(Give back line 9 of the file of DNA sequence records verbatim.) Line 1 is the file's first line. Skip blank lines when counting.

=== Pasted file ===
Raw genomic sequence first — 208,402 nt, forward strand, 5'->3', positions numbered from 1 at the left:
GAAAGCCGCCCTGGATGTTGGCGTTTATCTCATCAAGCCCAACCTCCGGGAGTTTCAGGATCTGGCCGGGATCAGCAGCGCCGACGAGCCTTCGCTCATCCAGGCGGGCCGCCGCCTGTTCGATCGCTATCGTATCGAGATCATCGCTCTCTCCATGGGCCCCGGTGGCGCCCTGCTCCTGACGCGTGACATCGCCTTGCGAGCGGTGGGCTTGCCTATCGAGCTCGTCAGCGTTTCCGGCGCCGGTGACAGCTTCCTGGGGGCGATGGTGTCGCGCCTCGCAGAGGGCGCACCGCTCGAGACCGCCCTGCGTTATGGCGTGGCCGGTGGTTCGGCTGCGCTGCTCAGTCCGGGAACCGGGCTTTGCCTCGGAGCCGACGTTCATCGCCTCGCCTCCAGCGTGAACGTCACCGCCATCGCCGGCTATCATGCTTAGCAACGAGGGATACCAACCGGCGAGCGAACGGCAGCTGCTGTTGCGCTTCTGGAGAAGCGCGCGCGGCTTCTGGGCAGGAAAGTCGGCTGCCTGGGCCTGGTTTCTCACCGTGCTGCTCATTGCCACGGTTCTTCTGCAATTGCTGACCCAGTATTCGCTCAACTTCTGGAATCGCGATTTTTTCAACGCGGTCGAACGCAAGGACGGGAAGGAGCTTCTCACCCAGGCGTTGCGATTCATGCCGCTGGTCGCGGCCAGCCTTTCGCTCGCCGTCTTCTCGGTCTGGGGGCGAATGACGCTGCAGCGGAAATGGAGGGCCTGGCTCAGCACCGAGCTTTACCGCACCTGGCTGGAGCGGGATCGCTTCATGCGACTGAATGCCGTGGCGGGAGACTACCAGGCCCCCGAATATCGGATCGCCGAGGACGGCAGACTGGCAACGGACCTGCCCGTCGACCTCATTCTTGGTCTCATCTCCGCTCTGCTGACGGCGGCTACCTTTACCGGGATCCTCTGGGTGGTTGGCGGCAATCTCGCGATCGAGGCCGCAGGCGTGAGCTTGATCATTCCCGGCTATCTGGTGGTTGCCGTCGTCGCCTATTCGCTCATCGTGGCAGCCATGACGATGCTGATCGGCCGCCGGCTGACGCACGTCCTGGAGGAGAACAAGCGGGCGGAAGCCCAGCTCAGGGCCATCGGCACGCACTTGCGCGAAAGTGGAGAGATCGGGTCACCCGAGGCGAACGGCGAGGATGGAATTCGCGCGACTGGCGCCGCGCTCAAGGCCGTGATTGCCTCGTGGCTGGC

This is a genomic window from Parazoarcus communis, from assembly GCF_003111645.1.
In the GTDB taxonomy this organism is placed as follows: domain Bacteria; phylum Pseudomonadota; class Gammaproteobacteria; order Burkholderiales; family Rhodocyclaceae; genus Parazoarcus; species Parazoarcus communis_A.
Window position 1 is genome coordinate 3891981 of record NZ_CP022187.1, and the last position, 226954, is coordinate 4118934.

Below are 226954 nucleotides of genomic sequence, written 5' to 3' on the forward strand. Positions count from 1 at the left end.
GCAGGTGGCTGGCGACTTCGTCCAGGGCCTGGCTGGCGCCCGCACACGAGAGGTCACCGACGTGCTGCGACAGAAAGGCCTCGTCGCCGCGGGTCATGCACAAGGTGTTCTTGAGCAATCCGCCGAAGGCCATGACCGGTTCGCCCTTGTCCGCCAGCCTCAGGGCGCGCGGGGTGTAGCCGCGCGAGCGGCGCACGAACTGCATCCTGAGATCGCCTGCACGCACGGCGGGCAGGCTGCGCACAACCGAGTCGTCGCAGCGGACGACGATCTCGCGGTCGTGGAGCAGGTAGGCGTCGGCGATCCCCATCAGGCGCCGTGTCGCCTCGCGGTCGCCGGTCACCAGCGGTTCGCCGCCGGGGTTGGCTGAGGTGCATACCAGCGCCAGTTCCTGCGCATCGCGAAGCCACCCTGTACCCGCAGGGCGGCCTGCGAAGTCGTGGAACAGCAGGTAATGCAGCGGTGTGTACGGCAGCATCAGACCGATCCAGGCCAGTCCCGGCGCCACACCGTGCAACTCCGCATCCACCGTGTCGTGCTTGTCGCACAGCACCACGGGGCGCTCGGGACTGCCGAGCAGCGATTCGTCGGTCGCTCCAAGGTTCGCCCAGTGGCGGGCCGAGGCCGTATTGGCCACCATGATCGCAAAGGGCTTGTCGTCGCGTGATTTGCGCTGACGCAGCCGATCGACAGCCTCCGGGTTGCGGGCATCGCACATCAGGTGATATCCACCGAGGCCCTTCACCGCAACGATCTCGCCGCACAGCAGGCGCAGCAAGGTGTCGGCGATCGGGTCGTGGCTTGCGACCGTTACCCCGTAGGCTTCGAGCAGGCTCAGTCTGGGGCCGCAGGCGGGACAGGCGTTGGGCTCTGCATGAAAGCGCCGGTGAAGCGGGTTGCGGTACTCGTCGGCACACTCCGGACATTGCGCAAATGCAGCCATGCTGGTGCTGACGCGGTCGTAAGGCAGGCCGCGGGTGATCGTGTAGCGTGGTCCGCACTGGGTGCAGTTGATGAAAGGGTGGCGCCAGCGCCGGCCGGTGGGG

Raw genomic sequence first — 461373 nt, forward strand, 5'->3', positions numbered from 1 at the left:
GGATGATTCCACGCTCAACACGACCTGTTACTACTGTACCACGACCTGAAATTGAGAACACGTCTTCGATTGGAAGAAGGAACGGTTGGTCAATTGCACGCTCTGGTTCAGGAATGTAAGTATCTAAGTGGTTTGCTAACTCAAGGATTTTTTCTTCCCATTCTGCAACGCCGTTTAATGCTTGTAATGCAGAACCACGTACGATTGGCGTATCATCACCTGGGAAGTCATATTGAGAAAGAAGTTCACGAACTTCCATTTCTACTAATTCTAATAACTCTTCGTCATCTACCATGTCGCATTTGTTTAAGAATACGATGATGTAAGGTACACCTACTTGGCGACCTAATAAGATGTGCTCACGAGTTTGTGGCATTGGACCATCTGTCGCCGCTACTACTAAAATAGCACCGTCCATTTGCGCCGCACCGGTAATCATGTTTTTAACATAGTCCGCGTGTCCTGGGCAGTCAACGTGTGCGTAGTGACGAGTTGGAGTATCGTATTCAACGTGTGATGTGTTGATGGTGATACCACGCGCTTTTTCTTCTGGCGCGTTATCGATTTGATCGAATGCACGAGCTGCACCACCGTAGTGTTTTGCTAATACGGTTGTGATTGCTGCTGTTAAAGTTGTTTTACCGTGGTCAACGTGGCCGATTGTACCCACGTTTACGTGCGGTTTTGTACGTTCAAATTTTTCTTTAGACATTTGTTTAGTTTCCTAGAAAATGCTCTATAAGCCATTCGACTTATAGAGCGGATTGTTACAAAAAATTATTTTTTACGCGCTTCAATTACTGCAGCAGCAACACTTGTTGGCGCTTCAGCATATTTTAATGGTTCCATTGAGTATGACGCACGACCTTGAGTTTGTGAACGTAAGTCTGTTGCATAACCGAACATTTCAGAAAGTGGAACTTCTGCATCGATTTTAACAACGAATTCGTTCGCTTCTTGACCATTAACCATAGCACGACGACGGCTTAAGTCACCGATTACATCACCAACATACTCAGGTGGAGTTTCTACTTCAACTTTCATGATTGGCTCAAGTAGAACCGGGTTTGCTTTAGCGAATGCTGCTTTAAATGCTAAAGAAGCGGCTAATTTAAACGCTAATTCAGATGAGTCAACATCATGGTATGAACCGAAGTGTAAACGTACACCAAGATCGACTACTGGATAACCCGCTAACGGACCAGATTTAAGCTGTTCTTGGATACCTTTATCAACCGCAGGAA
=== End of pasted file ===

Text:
GGATGATTCCACGCTCAACACGACCTGTTACTACTGTACCACGACCTGAAATTGAGAACACGTCTTCGATTGGAAGAAGGAACGGTTGGTCAATTGCACGCTCTGGTTCAGGAATGTAAGTATCTAAGTGGTTTGCTAACTCAAGGATTTTTTCTTCCCATTCTGCAACGCCGTTTAATGCTTGTAATGCAGAACCACGTACGATTGGCGTATCATCACCTGGGAAGTCATATTGAGAAAGAAGTTCACGAACTTCCATTTCTACTAATTCTAATAACTCTTCGTCATCTACCATGTCGCATTTGTTTAAGAATACGATGATGTAAGGTACACCTACTTGGCGACCTAATAAGATGTGCTCACGAGTTTGTGGCATTGGACCATCTGTCGCCGCTACTACTAAAATAGCACCGTCCATTTGCGCCGCACCGGTAATCATGTTTTTAACATAGTCCGCGTGTCCTGGGCAGTCAACGTGTGCGTAGTGACGAGTTGGAGTATCGTATTCAACGTGTGATGTGTTGATGGTGATACCACGCGCTTTTTCTTCTGGCGCGTTATCGATTTGATCGAATGCACGAGCTGCACCACCGTAGTGTTTTGCTAATACGGTTGTGATTGCTGCTGTTAAAGTTGTTTTACCGTGGTCAACGTGGCCGATTGTACCCACGTTTACGTGCGGTTTTGTACGTTCAAATTTTTCTTTAGACATTTGTTTAGTTTCCTAGAAAATGCTCTATAAGCCATTCGACTTATAGAGCGGATTGTTACAAAAAATTATTTTTTACGCGCTTCAATTACTGCAGCAGCAACACTTGTTGGCGCTTCAGCATATTTTAATGGTTCCATTGAGTATGACGCACGACCTTGAGTTTGTGAACGTAAGTCTGTTGCATAACCGAACATTTCAGAAAGTGGAACTTCTGCATCGATTTTAACAACGAATTCGTTCGCTTCTTGACCATTAACCATAGCACGACGACGGCTTAAGTCACCGATTACATCACCAACATACTCAGGTGGAGTTTCTACTTCAACTTTCATGATTGGCTCAAGTAGAACCGGGTTTGCTTTAGCGAATGCTGCTTTAAATGCTAAAGAAGCGGCTAATTTAAACGCTAATTCAGATGAGTCAACATCATGGTATGAACCGAAGTGTAAACGTACACCAAGATCGACTACTGGATAACCCGCTAACGGACCAGATTTAAGCTGTTCTTGGATACCTTTATCAACCGCAGGAA